|Adam Lind, in happier times.|
Provenance: Anderson, Indiana. Drafted by Toronto in the third round of the 2004 amateur draft out of the University of South Alabama.
Contract Status: In the final year of a four-year, $18 million contract. Blue Jays hold options for 2014, 2015 and 2016. It’s hard to imagine those options getting picked up.
Top Line Numbers: .316 OBP, .460 SLG in 2887 plate appearances over 714 games with the Blue Jays. Isolated power of .194, with 117 home runs. Strike out rate of 19.3%, walk rate of 6.7%.
2012 Stats: .314 OBP, .414 slugging in 353 plate appearances over 93 games with the Jays. Demoted to Triple-A Las Vegas on May 17th in favour of Yan Gomes.
Injury History: Missed a month in 2012 with a back strain and a month in 2011 with back spasms.
Looking Back: According to Fangraphs, there are 39 players who are identified at first basemen and who have enough at bats to qualify for rate stats in the years from 2010 through 2012.
Among those players, Adam Lind ranks 39th in on-base percentage (.296). This goes along with a 38th place ranking in wins above replacement (-0.2), 36th in walk rate (6.6%) and 26th in strikeout rate (20.7%).
Regardless of who was in his ear, or how confused he became when asked to hold more than one thought in his head at a time, Adam Lind has been one of the worst first basemen/designated hitters in baseball in the years following his breakout season in 2009.
It’s painful to make a statement like that, because cruelty is not our bag. There aren’t many defenders for Adam Lind left around Toronto, and even those who chose to take up his cause do so with the most vague and tepid arguments in his favour. The notion being that if he’s healthy and locked in, he’ll be okayish again. Sorta. Maybe.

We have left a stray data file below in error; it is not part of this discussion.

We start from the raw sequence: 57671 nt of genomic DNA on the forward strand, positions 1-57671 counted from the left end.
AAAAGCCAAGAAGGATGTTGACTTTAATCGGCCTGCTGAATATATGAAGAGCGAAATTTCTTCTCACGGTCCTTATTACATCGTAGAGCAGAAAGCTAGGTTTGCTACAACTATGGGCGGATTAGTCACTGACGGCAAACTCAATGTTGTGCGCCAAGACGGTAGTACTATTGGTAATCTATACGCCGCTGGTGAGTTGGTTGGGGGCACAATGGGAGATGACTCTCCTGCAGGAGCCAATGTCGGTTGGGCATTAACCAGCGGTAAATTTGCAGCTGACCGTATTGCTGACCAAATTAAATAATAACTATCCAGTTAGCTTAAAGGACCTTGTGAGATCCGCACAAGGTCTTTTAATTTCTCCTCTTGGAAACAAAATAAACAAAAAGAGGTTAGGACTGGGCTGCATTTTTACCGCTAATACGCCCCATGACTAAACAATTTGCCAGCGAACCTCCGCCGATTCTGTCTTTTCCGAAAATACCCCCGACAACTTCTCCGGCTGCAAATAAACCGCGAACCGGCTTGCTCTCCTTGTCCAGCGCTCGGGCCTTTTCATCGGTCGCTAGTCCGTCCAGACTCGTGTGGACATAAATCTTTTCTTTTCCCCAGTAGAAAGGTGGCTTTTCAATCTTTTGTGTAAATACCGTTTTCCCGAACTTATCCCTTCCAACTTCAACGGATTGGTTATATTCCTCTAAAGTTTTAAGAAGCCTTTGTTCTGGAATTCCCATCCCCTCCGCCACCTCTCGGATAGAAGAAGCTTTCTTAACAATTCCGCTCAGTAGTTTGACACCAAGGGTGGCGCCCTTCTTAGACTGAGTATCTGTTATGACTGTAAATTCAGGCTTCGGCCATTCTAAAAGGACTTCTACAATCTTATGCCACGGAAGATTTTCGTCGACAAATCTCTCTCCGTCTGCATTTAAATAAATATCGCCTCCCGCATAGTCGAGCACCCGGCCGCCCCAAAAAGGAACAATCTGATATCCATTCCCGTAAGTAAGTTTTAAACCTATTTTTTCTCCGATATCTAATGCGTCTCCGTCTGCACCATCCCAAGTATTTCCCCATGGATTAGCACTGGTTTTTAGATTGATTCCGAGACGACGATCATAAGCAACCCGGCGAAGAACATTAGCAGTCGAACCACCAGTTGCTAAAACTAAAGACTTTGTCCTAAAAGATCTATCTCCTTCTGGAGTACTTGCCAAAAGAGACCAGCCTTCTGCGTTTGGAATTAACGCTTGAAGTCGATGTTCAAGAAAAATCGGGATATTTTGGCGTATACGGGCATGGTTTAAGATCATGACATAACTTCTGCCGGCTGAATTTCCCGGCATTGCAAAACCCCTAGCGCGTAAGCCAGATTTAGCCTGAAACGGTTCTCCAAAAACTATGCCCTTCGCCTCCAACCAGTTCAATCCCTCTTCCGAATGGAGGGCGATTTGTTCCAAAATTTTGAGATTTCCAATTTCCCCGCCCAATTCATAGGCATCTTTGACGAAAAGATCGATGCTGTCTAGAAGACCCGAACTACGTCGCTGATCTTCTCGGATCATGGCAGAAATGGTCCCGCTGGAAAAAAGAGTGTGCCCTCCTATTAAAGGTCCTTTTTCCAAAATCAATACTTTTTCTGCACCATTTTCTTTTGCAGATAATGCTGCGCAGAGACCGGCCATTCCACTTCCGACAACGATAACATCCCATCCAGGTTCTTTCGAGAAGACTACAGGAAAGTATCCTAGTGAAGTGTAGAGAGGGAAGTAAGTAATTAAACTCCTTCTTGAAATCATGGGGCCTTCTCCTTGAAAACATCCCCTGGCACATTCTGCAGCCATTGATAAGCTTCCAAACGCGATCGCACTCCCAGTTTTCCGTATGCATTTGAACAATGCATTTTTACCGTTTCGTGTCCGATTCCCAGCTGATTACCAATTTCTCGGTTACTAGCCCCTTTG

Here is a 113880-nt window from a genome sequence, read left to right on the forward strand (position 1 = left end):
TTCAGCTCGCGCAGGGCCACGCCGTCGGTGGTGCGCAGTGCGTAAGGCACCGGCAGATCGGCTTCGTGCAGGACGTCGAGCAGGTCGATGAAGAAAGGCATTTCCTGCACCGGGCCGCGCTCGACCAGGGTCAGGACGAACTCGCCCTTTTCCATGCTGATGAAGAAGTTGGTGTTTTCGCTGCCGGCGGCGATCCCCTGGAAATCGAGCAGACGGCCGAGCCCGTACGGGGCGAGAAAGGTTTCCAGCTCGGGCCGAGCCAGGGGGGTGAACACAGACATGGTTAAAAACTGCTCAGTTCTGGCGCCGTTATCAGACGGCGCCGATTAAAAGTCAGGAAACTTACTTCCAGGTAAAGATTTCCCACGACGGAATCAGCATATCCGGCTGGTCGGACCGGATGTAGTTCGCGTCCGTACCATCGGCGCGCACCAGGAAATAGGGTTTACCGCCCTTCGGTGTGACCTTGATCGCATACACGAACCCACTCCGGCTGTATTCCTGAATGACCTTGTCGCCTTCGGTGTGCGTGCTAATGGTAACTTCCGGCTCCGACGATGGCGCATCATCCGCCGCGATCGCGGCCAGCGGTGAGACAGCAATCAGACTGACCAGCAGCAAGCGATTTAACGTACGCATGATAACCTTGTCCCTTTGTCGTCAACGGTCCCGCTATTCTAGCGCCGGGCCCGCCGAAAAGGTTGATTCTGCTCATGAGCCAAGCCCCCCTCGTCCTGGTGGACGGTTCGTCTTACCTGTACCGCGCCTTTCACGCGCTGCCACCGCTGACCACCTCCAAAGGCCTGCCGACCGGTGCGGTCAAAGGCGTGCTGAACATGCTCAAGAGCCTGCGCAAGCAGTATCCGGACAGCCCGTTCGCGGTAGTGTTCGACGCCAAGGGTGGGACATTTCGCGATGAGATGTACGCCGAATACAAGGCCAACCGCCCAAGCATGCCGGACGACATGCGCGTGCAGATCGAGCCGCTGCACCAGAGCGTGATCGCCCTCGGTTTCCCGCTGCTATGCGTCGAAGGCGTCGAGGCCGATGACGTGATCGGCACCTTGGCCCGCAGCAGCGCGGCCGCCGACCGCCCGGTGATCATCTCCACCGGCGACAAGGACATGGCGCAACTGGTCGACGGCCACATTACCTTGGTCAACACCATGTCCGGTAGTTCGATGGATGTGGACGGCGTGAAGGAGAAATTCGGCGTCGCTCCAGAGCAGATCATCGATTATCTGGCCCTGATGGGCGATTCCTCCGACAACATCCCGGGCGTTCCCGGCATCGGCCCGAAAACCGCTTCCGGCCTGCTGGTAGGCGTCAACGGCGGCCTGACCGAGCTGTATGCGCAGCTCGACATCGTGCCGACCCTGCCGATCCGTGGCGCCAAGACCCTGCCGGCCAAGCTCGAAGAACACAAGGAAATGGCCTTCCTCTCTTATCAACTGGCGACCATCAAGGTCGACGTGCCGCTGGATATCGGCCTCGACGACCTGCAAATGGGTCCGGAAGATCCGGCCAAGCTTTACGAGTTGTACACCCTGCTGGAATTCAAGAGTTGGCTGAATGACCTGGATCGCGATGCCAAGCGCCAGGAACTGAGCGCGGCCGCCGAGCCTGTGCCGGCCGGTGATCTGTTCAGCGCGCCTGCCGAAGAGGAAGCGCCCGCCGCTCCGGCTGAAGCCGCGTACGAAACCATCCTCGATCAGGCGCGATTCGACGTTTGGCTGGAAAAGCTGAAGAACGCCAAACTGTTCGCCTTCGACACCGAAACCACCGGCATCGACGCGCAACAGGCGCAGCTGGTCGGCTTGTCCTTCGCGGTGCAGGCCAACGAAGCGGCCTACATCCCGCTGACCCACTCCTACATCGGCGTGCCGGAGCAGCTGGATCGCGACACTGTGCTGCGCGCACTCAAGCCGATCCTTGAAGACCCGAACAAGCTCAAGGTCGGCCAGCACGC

Lind has had moments where he tore up the league, although even those are deceiving. People will point to his return to the lineup in June of 2011, when he was the hottest hitter in the league, belting seven homers in two weeks. But all seven of those homers came against the Orioles and the Royals, two of the weaker pitching teams in the league that year.
Looking Ahead: It seems as though Jays fans have been saying this for years, but this really is the end for Adam Lind. There’s no years left on the contract. Only options left to be bought out now. With a team that takes itself seriously as a contender, it’s hard to imagine them giving a prime spot in their lineup to an underperforming asset.
Is it possible that this time – after all the other times – that Adam Lind finally does something to keep his job? It’s a remote possibility, but his success probably depends as much on how he’s used as on his own performance. Could he be passable as a platoon DH who doesn’t face lefties and hits further down in the order? It’s possible, but to call that success is to grade on a generous curve.
Last year at this time, the assessment of Lind in this preview series was thus: We hate to say a player is on his last chance, because we pride ourselves on not giving into the impatient hyperbole of fandom. But with a team that should be headed towards a Wild Card playdown within the next two seasons, Lind will either need to assert himself or move on.
It’s funny how little has changed over the past year. At this point, Lind’s poor performance is a perpetual problem for the franchise, and one that has become a tiresome point of discussion.
There’s only so much tar and so many feathers.
Pessimistically: Maintains the same level of performance as in recent years, while injuries to other key hitters magnify his role in the offense.
Optimistically: Holds his own in a platoon role. Posts an OBP above .330 and slugs .500 while being shielded from left-handed pitchers.